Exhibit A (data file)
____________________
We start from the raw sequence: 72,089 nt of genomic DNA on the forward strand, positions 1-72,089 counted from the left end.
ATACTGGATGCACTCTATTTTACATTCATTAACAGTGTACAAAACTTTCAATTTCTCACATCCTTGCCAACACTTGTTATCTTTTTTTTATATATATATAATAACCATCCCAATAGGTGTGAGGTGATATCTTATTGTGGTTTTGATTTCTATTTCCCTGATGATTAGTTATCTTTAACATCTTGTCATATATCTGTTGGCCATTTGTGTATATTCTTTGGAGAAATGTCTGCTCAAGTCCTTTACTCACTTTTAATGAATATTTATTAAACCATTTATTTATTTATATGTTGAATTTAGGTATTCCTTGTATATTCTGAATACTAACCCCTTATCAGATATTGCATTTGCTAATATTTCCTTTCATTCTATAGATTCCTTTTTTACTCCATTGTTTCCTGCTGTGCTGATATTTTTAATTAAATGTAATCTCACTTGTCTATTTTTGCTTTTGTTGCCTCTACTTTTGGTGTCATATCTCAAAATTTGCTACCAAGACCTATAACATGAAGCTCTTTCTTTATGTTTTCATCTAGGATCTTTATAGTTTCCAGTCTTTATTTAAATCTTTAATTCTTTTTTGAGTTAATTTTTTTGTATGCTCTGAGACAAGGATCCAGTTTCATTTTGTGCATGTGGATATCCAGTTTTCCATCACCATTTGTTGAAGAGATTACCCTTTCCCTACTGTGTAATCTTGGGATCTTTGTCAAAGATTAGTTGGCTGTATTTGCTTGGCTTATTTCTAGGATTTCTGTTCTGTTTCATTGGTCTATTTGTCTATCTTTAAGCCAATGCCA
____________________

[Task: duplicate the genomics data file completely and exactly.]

We start from the raw sequence: 72,089 nt of genomic DNA on the forward strand, positions 1-72,089 counted from the left end.
ATACTGGATGCACTCTATTTTACATTCATTAACAGTGTACAAAACTTTCAATTTCTCACATCCTTGCCAACACTTGTTATCTTTTTTTTATATATATATAATAACCATCCCAATAGGTGTGAGGTGATATCTTATTGTGGTTTTGATTTCTATTTCCCTGATGATTAGTTATCTTTAACATCTTGTCATATATCTGTTGGCCATTTGTGTATATTCTTTGGAGAAATGTCTGCTCAAGTCCTTTACTCACTTTTAATGAATATTTATTAAACCATTTATTTATTTATATGTTGAATTTAGGTATTCCTTGTATATTCTGAATACTAACCCCTTATCAGATATTGCATTTGCTAATATTTCCTTTCATTCTATAGATTCCTTTTTTACTCCATTGTTTCCTGCTGTGCTGATATTTTTAATTAAATGTAATCTCACTTGTCTATTTTTGCTTTTGTTGCCTCTACTTTTGGTGTCATATCTCAAAATTTGCTACCAAGACCTATAACATGAAGCTCTTTCTTTATGTTTTCATCTAGGATCTTTATAGTTTCCAGTCTTTATTTAAATCTTTAATTCTTTTTTGAGTTAATTTTTTTGTATGCTCTGAGACAAGGATCCAGTTTCATTTTGTGCATGTGGATATCCAGTTTTCCATCACCATTTGTTGAAGAGATTACCCTTTCCCTACTGTGTAATCTTGGGATCTTTGTCAAAGATTAGTTGGCTGTATTTGCTTGGCTTATTTCTAGGATTTCTGTTCTGTTTCATTGGTCTATTTGTCTATCTTTAAGCCAATGCCA